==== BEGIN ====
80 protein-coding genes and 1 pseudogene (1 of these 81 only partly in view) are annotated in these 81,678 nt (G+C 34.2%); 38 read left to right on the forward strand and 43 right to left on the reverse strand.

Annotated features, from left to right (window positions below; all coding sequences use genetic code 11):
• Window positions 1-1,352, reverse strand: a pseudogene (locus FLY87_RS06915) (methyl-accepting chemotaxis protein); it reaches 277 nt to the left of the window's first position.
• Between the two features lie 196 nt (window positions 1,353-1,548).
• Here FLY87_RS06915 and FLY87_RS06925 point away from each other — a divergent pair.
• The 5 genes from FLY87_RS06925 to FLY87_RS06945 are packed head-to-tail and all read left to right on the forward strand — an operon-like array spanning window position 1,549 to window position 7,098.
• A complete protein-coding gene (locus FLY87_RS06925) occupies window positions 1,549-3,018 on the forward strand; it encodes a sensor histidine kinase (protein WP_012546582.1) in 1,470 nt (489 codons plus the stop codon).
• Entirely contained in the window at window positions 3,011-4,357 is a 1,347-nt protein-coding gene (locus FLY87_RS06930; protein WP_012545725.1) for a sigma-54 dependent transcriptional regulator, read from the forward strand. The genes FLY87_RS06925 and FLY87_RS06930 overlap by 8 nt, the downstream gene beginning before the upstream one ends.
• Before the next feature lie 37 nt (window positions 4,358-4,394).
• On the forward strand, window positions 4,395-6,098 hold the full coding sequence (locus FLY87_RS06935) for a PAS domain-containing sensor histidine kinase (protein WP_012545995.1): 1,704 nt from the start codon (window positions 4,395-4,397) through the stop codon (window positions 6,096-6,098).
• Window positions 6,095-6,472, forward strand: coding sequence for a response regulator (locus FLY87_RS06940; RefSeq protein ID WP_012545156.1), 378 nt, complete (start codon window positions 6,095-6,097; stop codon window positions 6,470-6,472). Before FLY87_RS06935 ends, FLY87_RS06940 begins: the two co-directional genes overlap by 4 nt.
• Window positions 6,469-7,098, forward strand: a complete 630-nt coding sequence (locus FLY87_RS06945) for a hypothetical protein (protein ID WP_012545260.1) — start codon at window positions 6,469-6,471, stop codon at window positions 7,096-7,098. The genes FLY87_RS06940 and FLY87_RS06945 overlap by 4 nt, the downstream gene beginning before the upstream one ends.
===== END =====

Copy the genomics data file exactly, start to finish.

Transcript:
80 protein-coding genes and 1 pseudogene (1 of these 81 only partly in view) are annotated in these 81,678 nt (G+C 34.2%); 38 read left to right on the forward strand and 43 right to left on the reverse strand.

Annotated features, from left to right (window positions below; all coding sequences use genetic code 11):
• Window positions 1-1,352, reverse strand: a pseudogene (locus FLY87_RS06915) (methyl-accepting chemotaxis protein); it reaches 277 nt to the left of the window's first position.
• Between the two features lie 196 nt (window positions 1,353-1,548).
• Here FLY87_RS06915 and FLY87_RS06925 point away from each other — a divergent pair.
• The 5 genes from FLY87_RS06925 to FLY87_RS06945 are packed head-to-tail and all read left to right on the forward strand — an operon-like array spanning window position 1,549 to window position 7,098.
• A complete protein-coding gene (locus FLY87_RS06925) occupies window positions 1,549-3,018 on the forward strand; it encodes a sensor histidine kinase (protein WP_012546582.1) in 1,470 nt (489 codons plus the stop codon).
• Entirely contained in the window at window positions 3,011-4,357 is a 1,347-nt protein-coding gene (locus FLY87_RS06930; protein WP_012545725.1) for a sigma-54 dependent transcriptional regulator, read from the forward strand. The genes FLY87_RS06925 and FLY87_RS06930 overlap by 8 nt, the downstream gene beginning before the upstream one ends.
• Before the next feature lie 37 nt (window positions 4,358-4,394).
• On the forward strand, window positions 4,395-6,098 hold the full coding sequence (locus FLY87_RS06935) for a PAS domain-containing sensor histidine kinase (protein WP_012545995.1): 1,704 nt from the start codon (window positions 4,395-4,397) through the stop codon (window positions 6,096-6,098).
• Window positions 6,095-6,472, forward strand: coding sequence for a response regulator (locus FLY87_RS06940; RefSeq protein ID WP_012545156.1), 378 nt, complete (start codon window positions 6,095-6,097; stop codon window positions 6,470-6,472). Before FLY87_RS06935 ends, FLY87_RS06940 begins: the two co-directional genes overlap by 4 nt.
• Window positions 6,469-7,098, forward strand: a complete 630-nt coding sequence (locus FLY87_RS06945) for a hypothetical protein (protein ID WP_012545260.1) — start codon at window positions 6,469-6,471, stop codon at window positions 7,096-7,098. The genes FLY87_RS06940 and FLY87_RS06945 overlap by 4 nt, the downstream gene beginning before the upstream one ends.